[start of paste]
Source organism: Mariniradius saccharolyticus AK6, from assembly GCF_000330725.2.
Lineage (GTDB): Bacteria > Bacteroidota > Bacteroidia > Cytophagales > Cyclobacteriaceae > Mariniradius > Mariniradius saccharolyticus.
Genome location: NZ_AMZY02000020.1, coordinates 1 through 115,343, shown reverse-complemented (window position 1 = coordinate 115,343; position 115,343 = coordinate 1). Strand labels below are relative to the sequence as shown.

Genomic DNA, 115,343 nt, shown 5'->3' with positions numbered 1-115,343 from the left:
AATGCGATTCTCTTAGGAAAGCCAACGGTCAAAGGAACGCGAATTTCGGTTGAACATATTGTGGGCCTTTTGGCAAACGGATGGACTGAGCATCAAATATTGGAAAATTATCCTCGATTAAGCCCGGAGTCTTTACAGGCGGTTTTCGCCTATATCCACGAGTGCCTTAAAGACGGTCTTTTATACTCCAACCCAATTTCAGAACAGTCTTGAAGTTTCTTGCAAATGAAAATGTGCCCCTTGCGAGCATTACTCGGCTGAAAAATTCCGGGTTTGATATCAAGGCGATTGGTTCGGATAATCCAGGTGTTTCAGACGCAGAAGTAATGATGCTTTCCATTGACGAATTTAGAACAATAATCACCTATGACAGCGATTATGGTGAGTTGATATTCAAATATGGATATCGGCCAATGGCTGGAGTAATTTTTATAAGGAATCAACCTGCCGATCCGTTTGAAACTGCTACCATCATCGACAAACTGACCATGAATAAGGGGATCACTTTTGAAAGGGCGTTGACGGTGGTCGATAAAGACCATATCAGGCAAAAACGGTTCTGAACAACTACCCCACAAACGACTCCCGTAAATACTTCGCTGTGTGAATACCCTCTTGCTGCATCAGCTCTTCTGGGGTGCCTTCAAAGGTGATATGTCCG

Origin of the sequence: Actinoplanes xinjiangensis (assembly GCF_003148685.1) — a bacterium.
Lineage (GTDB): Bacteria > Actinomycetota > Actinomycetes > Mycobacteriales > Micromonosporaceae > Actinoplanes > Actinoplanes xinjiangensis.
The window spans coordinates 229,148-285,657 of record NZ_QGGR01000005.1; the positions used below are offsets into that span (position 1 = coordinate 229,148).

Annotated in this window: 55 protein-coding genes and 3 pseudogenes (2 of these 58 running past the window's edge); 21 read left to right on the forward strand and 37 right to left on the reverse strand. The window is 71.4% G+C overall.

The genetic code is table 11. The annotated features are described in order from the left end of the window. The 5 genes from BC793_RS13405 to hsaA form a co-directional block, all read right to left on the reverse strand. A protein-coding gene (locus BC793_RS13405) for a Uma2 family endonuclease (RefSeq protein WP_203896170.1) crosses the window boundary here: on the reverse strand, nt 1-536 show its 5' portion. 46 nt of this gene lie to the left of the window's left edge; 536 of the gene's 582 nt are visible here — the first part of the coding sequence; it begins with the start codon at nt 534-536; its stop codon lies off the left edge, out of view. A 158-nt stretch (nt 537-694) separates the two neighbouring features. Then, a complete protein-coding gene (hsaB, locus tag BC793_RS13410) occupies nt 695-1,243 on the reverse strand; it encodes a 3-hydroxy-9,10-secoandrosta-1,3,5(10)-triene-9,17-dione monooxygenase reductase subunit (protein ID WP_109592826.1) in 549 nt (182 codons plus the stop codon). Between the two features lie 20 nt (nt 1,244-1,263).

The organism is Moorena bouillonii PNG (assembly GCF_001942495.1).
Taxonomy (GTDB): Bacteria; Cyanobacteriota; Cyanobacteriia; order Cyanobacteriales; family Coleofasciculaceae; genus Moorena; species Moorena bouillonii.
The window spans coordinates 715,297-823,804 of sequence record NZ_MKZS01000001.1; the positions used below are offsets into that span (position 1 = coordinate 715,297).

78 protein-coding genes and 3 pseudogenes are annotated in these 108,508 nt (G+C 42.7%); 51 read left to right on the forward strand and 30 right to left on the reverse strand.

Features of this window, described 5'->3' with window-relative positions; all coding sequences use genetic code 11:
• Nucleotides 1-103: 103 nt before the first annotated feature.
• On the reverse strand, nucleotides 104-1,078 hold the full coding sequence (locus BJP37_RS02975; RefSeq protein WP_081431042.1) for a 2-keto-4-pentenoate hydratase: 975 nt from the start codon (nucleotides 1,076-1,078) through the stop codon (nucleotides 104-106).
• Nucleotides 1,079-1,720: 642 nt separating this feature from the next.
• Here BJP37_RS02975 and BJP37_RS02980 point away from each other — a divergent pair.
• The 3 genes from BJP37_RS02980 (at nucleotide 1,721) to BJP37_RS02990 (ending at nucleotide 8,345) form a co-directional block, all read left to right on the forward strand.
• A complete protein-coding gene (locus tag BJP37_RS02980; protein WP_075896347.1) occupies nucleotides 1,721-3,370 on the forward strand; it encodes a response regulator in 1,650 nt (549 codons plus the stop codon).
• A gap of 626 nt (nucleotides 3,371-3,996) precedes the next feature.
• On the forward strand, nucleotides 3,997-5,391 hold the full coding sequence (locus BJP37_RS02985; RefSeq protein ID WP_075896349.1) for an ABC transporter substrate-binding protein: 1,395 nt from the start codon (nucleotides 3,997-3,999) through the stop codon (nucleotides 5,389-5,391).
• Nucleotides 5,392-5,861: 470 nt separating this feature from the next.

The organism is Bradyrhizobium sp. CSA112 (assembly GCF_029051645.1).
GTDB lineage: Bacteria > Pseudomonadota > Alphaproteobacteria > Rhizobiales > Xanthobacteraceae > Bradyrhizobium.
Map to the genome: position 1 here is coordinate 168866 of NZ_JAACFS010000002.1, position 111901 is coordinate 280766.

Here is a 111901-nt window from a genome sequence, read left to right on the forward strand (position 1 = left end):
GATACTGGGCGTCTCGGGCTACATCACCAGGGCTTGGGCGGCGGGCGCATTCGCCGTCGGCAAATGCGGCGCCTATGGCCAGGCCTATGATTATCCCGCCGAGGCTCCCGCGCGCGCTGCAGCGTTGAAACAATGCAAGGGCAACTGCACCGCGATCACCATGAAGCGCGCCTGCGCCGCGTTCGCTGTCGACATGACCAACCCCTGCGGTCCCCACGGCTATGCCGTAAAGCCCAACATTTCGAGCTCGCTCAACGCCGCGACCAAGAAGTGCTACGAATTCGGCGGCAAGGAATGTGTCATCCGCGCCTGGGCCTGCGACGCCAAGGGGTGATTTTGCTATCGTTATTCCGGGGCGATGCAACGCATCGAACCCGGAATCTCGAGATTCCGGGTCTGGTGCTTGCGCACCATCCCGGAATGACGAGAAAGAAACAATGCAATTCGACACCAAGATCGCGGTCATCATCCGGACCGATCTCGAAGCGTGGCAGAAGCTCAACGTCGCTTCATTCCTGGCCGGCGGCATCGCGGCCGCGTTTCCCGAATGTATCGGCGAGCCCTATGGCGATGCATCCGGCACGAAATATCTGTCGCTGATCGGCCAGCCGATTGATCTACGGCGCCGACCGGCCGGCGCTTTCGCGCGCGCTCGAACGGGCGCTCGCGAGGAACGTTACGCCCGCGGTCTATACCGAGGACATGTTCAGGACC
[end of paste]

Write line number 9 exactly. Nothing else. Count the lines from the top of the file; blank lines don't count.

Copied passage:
Annotated in this window: 55 protein-coding genes and 3 pseudogenes (2 of these 58 running past the window's edge); 21 read left to right on the forward strand and 37 right to left on the reverse strand. The window is 71.4% G+C overall.